∙ Large/Established: Facebook, Twitter, Reddit, Instagram, ...
∙ New/Smaller: MeWe, Minds, Cake.co, SmugMug/Flickr, Tildes.
∙ Open and Federated systems
∙ The Fediverse/Federation: Disaspora, Friendica, Hubzilla, ...
∙ Solid
∙ Old school: Mailing lists, Usenet/groups (Google/Yahoo), IRC.
∙ Specialised focus: photos, video, chat, ...
∙ Specialised audience: interests, business, academic, ...
∙ Moderation policies & controls / ideological focus / tolerance
∙ Discovery, search,

Coming up with a clear presentation of these alternatives and their strengths and weaknesses is a key goal of mine for the next month.



Lots of People Making Plans

Individually and as groups, people are exploring, talking about, and making choices among temporary and permanent locations. MeWe and Reddit seem to be popular among communities, several have chosen Facebook.

Google Groups and Yahoo Groups, as well as old-fashioned mailing lists are another option, and are probably among the most flexible and useful options for groups on an interim basis.

Email can be somewhat messy, but it is very nearly universally available.



An Opportunity

I've also had several very interesting discussions with people who, as I do, see this as a tremendous opportunity to change the online landscape. These come along once a decade or so, and it's essential to be ready to act. Despite starting from a standstill there are exciting options available. My general suggestion has been prepare for at least an interim move by April 2019, which also means that that interim target should be ready to roll right now. Some of the exciting opportunities are not yet ready for prime time, and I am hesitant to recommend them now. They may still prove worthwhile ultimate goals.

Above all, thinking through you and your group's strategy matters, and recognising that there will be early, middle, and late movers may play into that thinking. My view is that the early movers are flexible and can re-home if their first choice proves unsatisfactory or premature, the late movers lack resources or initiative to make moves, and that middle movers are both deliberate and reluctant to subsequant change. I may be wrong, but I think the middle-crowd will be definitive.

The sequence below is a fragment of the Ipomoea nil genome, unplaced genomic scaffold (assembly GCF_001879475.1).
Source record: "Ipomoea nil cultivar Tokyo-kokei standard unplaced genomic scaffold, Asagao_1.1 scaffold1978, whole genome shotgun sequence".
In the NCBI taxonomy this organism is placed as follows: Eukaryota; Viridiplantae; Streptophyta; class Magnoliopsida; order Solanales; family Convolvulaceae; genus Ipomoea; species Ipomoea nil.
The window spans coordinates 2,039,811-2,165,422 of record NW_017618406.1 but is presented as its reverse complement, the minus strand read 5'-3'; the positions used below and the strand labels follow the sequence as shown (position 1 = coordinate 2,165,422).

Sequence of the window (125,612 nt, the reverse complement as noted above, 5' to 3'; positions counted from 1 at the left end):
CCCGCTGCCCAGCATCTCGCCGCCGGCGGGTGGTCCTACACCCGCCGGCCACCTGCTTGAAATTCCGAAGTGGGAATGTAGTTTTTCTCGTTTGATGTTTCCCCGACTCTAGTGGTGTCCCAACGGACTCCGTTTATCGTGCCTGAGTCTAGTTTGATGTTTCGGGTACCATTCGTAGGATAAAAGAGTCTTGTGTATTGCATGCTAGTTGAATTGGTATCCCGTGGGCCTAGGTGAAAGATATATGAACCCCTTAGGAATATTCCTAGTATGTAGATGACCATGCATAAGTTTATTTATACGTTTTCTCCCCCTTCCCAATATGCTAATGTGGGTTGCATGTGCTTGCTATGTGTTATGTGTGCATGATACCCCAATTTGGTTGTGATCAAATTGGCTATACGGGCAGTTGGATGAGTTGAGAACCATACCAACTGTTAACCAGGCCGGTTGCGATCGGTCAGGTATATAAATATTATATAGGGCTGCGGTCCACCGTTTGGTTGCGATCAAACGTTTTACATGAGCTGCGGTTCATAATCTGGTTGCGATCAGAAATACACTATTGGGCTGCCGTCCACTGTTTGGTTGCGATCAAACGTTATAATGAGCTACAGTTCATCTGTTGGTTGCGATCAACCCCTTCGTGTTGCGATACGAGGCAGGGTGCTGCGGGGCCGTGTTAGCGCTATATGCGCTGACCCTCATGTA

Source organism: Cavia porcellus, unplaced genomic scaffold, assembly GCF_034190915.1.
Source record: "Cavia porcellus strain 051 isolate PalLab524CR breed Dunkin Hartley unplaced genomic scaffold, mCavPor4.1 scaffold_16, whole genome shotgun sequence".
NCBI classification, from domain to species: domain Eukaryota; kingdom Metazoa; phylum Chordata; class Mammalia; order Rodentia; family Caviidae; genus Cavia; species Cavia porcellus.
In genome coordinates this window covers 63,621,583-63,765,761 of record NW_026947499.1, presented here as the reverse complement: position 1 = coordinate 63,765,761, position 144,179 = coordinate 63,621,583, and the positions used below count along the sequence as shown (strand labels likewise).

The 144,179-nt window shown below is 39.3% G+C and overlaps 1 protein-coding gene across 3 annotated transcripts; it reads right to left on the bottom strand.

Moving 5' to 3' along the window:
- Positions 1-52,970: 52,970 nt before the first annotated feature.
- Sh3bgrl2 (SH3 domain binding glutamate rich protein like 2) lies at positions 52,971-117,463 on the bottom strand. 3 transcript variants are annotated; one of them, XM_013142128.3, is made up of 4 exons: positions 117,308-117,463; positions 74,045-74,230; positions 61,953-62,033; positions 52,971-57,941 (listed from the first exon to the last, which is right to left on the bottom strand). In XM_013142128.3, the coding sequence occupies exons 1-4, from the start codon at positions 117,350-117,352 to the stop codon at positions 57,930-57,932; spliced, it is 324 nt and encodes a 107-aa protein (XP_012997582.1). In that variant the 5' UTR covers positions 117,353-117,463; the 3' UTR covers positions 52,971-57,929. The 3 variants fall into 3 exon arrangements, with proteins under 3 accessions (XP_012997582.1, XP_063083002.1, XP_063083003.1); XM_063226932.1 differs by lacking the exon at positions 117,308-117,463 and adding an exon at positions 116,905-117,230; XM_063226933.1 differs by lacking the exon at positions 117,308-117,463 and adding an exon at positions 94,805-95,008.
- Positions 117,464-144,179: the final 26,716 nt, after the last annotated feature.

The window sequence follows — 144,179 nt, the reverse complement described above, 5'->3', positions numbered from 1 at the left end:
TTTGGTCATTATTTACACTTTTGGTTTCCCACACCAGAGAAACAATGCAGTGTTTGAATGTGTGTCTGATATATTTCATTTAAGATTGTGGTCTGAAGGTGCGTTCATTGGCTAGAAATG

No migration / sunset information out of Google

I'd really hoped that Google would say something regarding plans or support for migrating off Google+. There's been nothing for nearly a month, with the most recent G+ post being October 12, 2018 (https://plus.google.com/+googleplus/posts/gxoJEZfRjPd), largely reiterating the initial October 8 announcement.

David Thacker and Ben Smith are the names associated with these two announcements. Neither appear to have a G+ presence, active or otherwise.

There's another Google Cloud blog from October 11, 2018, by David Conway, "New enterprise-grade features in Google+ help businesses drive collaboration" (https://cloud.google.com/blog/products/g-suite/new-enterprise-grade-features-in-googleplus-help-businesses-drive-collaboration), and a mention of G+ in this [G Suite article](https://cloud.google.com/blog/products/g-suite/work-hacks-g-suite-onboard-new-employees-boss), but nothing on the sunset.

I have reached out through multiple channels, including Google's Press contacts, through Googlers I know, and to a list of known Google+ product and project personnel and managers, without any response, or even acknowledgement.

My view on the migration is that if Google have no response within the first month, there's likely to be little if any assistance possible, and if there's none within the first two months of the Sunset announcement, you should plan on NO ASSISTANCE WHATSOEVER. I've been strongly encouraging Google to make their intentions clear even where they are unsure of what they'll be able to provide.

The lack of any substantive comment from Google bodes exceedingly poorly, and I am deeply disappointed. You should be planning to proceed WITH NO FURTHER ASSISTANCE FROM GOOGLE AT THIS POINT. This does not mean that there won't be any assistance, but likelihood is falling, and it's far better to be safe than sorry.

I can think of numerous reasons why Google would be reluctant to comment. I don't believe this excuses their reluctance:

* Google have no final plan: Then tell us that. Collaborating with key communities may help shape priorities.
* Google want to avoid the loud protests/complaints on announcements: First, that's all but inevitable, second, if necessary that can be dealt with.
* Google don't signal decisions in advance: this is a long-standing policy. It has been a prime cause of much trust erosion with the company.
* Google wish to avoid confusion: There is more confusion with a lack of information. Defining parameters of what might or might not be produced helps reduce confusion.